In that aspect, I’m very lucky to kind of be there and I’m very fortunate to be playing on the Tour as a 17‑year‑old.  I don’t feel too young, after meeting Lucy at the U.S. Open, she is six years younger than me and made me feel old.  It’s good to know that I’m not the youngest one out here.


            Q.  How badly do you want to win a major championship?

            LYDIA KO:  I’m trying to think of every tournament as just being another tournament, because last year when I thought about all the majors, oh, this is a major, I need to play well, you need to play well in majors.  That’s why I didn’t play as good as I wanted to and that’s kind of putting pressure on myself.

            So this year, I’m trying to like think of it as just another tournament and having fun, and every major is different.  There is different parts to it, so just going to have fun but if that moment comes, I’d be happy to hold a major trophy.


            Q.  Is there more of a cool factor that you’re ranked No. 2 in the world or is it more of you really want to be No. 1?  Where do you stand on that?

            LYDIA KO:  I mean, it’s great to be world No. 2, but I never really think about my rankings when I’m playing or when I’m around.  I just feel like another golfer or another professional that’s just playing and having lots of fun and going out to win.  I mean, rankings, they are great.

            Stacy is doing really well at the moment and so are the other players, so I try not to think about the rankings and if I get a chance to be world No. 1, that’s great.


            Q.  Did it amaze you to see someone so young and do you think she should be out there or not?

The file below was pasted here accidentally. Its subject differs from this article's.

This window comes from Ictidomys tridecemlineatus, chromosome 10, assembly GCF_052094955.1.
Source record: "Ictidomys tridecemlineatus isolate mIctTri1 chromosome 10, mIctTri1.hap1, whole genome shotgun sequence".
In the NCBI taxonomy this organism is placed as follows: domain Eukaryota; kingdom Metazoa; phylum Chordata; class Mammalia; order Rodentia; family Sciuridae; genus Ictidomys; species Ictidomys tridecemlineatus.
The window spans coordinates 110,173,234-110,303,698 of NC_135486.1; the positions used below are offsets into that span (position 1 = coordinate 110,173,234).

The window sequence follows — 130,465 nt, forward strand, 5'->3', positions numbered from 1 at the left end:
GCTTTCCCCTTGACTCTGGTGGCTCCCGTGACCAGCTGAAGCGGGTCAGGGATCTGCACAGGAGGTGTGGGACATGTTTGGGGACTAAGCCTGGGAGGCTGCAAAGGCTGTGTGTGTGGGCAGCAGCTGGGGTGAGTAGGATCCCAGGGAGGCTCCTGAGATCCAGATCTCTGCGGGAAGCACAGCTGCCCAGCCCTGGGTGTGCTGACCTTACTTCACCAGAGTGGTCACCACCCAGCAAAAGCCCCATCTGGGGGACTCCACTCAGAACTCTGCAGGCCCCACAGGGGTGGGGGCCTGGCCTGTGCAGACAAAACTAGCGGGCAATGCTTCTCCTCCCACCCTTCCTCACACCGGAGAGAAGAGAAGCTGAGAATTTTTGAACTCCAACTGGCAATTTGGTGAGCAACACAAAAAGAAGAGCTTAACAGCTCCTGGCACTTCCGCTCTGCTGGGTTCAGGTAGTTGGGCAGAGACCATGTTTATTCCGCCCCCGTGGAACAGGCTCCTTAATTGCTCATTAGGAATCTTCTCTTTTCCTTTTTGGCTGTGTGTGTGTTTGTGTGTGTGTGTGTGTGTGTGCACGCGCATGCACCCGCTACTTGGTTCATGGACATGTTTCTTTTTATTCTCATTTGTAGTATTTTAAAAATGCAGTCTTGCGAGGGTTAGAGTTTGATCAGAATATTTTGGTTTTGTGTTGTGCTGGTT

LYDIA KO:  Yeah, I think she shot 78, 78, and I mean, I think those two scores are pretty good.  I mean, it’s a tough course, Pinehurst, and you can get yourself on the wrong side of the green and it’s going to be tough, and triples and doubles, they can come just like that.

            Yes, I think she played pretty awesome breaking 80, and I definitely had a tough time out there.  You know, she’s playing well, so she really deserves to be in that position.


            Q.  Do you think she’s going to be pulled this way and that with people saying, you need to be playing full‑time and come to this tournament and that tournament; will she have a lot of temptation put in her way?

            LYDIA KO:  I’m not too sure.  Obviously there is going to be a lot of spotlight on her and I think she’s just got to be just her and just be herself and I’m sure she’ll do really well.


            Q.  Since you turned professional and you’ve got lot of money now, what’s the best thing you’ve bought?

            LYDIA KO:  Best thing I’ve bought, I don’t know.  I don’t think it’s the best thing I’ve bought, just like after my first win in San Francisco, you get a Rolex for winning, for being a first‑time winner on the Tour.  I decided to get my dad that watch.

            So it’s kind of cool to be able to present it to my dad, a nice Rolex watch which I probably wouldn’t buy.  It’s such a precious and very expensive watch.  Just being able to look at it, it’s a piece of artwork and to be able to give that to my dad, I’m very grateful for the opportunity.